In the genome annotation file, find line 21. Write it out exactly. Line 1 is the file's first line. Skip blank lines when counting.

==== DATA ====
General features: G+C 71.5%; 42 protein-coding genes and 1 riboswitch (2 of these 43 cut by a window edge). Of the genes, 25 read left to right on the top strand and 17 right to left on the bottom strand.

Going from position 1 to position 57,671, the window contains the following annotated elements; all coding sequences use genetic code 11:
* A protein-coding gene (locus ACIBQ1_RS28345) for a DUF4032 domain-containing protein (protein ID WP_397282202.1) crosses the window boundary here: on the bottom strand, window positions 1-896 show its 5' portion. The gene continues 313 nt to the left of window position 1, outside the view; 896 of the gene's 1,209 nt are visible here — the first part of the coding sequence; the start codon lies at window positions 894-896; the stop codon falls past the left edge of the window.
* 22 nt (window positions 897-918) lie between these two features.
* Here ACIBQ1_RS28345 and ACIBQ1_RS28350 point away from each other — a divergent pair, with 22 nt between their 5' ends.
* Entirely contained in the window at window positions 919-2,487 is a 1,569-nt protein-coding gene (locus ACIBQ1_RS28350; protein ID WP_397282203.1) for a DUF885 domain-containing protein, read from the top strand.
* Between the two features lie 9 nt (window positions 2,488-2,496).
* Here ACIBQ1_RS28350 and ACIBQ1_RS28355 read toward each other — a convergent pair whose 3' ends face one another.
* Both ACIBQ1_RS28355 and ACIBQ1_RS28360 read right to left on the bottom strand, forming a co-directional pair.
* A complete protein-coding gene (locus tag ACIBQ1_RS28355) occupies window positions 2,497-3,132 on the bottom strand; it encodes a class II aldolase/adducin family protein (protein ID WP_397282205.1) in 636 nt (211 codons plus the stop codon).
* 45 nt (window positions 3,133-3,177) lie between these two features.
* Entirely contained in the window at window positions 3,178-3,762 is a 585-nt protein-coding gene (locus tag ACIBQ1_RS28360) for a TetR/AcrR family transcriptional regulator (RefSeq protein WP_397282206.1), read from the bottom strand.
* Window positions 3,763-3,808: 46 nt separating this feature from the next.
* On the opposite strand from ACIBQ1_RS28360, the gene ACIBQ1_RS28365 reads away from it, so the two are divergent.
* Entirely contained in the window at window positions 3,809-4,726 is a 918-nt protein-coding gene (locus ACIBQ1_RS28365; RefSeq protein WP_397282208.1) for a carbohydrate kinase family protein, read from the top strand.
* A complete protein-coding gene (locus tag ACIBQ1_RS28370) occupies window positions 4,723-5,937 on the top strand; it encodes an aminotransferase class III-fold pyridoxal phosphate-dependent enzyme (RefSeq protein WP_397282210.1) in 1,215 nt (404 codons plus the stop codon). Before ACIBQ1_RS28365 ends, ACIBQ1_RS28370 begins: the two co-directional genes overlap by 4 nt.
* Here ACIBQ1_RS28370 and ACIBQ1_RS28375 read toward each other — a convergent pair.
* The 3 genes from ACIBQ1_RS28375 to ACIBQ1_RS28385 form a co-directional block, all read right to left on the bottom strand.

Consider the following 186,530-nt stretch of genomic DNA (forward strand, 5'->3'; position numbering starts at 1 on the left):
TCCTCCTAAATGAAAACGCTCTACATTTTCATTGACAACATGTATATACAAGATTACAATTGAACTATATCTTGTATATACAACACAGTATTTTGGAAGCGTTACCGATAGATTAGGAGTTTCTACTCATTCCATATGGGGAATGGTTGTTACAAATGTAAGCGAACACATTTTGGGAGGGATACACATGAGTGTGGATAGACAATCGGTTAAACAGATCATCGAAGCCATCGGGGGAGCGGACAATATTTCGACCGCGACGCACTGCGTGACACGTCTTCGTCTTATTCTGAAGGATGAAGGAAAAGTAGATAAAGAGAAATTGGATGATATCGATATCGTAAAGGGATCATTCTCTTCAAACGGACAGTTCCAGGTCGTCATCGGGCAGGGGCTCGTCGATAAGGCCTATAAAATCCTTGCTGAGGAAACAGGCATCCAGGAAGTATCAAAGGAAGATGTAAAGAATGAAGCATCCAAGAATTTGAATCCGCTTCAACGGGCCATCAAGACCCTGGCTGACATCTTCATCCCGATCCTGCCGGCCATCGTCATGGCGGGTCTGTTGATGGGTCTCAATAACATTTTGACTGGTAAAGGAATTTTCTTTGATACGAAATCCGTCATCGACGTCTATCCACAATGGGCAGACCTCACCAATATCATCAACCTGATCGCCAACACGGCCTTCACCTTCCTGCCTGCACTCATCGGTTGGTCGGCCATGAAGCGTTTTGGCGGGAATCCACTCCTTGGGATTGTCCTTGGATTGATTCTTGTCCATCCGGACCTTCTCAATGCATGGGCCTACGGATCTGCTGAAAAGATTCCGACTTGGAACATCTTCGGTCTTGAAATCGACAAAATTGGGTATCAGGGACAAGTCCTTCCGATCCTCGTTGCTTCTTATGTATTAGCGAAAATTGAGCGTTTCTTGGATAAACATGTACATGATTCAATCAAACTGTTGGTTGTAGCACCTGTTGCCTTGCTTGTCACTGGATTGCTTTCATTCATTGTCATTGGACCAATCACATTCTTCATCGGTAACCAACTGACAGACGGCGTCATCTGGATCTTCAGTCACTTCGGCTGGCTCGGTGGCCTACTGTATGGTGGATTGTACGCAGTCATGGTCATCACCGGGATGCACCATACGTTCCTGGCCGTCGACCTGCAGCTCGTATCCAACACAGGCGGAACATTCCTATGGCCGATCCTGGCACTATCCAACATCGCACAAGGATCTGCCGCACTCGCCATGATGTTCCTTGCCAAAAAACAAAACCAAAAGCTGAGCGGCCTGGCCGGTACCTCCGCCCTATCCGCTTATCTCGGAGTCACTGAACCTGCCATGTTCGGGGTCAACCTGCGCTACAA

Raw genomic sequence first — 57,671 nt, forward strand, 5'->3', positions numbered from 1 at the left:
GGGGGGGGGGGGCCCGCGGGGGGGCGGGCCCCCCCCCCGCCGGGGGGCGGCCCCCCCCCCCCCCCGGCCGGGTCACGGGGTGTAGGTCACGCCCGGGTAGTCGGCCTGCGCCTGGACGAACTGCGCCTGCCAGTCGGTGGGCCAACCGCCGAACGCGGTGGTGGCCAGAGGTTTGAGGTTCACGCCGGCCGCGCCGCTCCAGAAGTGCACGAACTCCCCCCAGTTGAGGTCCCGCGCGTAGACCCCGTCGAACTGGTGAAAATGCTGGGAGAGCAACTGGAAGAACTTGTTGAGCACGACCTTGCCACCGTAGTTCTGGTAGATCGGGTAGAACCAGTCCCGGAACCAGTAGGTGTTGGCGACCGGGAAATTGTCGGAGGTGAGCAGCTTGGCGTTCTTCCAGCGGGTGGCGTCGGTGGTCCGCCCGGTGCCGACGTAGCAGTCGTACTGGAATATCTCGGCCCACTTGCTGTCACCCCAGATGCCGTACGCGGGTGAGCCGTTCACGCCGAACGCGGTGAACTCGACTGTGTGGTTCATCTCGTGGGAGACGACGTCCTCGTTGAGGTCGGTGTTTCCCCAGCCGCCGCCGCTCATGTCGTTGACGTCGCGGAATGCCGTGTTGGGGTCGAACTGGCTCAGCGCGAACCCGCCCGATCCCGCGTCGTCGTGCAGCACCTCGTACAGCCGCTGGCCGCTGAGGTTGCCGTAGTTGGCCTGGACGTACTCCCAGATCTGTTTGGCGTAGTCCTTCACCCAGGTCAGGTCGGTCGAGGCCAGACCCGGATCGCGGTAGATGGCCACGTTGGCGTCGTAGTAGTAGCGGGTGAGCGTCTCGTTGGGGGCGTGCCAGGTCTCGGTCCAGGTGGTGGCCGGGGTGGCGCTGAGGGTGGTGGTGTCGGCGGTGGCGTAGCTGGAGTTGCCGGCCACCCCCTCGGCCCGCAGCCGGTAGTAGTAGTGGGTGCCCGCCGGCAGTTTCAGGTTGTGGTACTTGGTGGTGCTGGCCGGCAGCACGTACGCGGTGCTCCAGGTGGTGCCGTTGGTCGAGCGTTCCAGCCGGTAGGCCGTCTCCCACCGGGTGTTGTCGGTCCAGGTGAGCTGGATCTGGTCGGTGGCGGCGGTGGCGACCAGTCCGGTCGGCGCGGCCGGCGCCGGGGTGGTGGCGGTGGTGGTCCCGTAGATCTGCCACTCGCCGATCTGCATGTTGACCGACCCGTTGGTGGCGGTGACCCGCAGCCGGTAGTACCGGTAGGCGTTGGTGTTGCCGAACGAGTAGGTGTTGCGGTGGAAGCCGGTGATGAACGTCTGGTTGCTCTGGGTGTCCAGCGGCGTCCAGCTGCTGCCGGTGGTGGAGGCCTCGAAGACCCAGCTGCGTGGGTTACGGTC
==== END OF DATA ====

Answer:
Raw genomic sequence first — 57,671 nt, forward strand, 5'->3', positions numbered from 1 at the left: